119 Years of Trust


Saturday, December 25, 1999

This above all

regional vignettes
For children

End of a controversial yet
effervescent career
By Ravi Dhaliwal

FOR a man whose 16-year-long stint in international cricket has been likened to Winston Churchill’s immortal words: ‘A riddle wrapped in an enigma’, Navjot Sidhu’s decision to retire from the game was a very emotional moment for him as well as his fans. For when he did so, he parted from a sport, which had over the years, transformed him from an ordinary individual to a cricketing icon.

Navjot SidhuThough his retirement may have been poorly timed and unduly delayed, yet with Sidhu’s biding adieu from the game, it can be said without an iota of doubt, that a golden phase has passed into cricketing history. The career of this gutsy sardar has always been a bit like a yo-yo --- swinging from one extreme to another. A high for him has at times meant a knock on the door that announces a new low. Ever since he made his Test debut in 1983 at Ahmedabad against the mighty Clive Lloyd-led West Indians to the day he played his last Test match in late 1998 against the Kiwis at Wellington, it will not be an exaggeration to state that Sidhu’s career has evolved in fits and starts — sometimes like an old, cranky (but reliable and hardy) Ambassador which at times refused to start and sometimes like a Formula 1 Ferrari, always raring to go. Otherwise, how does one explain the fact that Sidhu, in a long span of 16 years, has played just 51 Tests?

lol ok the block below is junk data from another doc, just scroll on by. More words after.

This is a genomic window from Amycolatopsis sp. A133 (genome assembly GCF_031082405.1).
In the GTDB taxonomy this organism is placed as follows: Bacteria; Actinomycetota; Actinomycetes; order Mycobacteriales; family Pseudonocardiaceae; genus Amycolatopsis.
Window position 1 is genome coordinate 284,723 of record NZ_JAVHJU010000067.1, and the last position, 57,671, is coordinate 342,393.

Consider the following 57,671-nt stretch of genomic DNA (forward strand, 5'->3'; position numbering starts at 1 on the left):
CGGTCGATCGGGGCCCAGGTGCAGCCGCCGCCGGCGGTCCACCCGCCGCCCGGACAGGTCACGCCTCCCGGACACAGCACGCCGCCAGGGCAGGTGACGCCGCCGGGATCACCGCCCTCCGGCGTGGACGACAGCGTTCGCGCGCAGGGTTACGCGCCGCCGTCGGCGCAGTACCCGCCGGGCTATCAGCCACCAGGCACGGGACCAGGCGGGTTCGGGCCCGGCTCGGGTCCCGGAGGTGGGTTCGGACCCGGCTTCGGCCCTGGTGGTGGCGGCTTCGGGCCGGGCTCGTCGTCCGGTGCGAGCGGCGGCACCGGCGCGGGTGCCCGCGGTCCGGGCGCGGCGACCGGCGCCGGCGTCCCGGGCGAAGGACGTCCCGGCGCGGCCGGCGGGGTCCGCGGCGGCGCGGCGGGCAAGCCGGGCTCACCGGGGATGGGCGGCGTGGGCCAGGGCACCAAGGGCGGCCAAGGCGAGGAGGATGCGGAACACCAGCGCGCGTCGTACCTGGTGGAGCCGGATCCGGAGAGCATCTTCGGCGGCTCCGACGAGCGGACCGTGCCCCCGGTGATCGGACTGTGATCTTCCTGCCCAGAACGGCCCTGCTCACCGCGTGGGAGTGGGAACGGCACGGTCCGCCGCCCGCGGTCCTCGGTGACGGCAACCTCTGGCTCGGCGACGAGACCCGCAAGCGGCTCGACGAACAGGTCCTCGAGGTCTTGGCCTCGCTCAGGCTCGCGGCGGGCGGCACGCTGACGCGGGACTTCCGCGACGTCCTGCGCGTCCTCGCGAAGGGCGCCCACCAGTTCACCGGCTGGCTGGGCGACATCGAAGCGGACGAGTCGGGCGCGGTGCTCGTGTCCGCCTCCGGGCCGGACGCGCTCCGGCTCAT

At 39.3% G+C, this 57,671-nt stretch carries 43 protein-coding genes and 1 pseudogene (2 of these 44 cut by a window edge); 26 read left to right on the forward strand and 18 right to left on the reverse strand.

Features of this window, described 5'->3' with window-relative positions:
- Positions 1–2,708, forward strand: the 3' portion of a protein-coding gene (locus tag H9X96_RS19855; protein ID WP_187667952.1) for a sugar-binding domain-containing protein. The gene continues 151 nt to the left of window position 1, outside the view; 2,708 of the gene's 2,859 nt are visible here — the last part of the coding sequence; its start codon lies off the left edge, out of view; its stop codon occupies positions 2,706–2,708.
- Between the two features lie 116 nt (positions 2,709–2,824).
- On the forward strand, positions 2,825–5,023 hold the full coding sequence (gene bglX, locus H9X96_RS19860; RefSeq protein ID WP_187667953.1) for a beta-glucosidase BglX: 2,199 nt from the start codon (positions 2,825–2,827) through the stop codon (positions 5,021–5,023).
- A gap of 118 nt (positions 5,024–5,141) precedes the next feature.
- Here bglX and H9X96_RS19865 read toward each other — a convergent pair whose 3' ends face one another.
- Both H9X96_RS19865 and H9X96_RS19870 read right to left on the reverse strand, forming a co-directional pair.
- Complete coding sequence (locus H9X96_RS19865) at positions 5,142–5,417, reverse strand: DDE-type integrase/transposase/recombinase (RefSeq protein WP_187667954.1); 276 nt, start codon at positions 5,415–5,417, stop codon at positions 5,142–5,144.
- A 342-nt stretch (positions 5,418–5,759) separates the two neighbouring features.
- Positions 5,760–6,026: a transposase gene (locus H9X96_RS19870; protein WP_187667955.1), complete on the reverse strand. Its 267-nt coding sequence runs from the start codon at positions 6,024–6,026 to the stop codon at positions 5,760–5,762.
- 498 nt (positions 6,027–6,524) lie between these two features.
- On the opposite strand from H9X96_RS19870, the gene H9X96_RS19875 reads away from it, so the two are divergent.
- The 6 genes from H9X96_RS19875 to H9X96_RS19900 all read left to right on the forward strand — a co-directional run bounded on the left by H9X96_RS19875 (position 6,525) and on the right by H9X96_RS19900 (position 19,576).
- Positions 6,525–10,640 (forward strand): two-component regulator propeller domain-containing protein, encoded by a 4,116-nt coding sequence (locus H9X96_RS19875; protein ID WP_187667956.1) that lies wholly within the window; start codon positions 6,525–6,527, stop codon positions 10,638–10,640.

A question which will always rankle cricketing connoisseurs around the world is why, with all the experience, vision and wisdom that he had, Sidhu could not time his retirement properly?

The great Gavaskar played an innings of a lifetime when he scored that superlative 96 on a minefield of a pitch against Pakistan, where the tweakers were making the ball turn square off the wicket. He left his fans thunderstruck when he announced his retirement the same day. Surely, Navjot could have taken a leaf out of the great man’s book. But he choose not to do so. Maybe he should have remembered Vijay Merchants words, "A top level sportsman should retire when the world asks ‘Why’? and not when the world starts asking you ‘why not’?" However, this ‘why not’ question was becoming more and more difficult to answer for Sidhu with each passing day.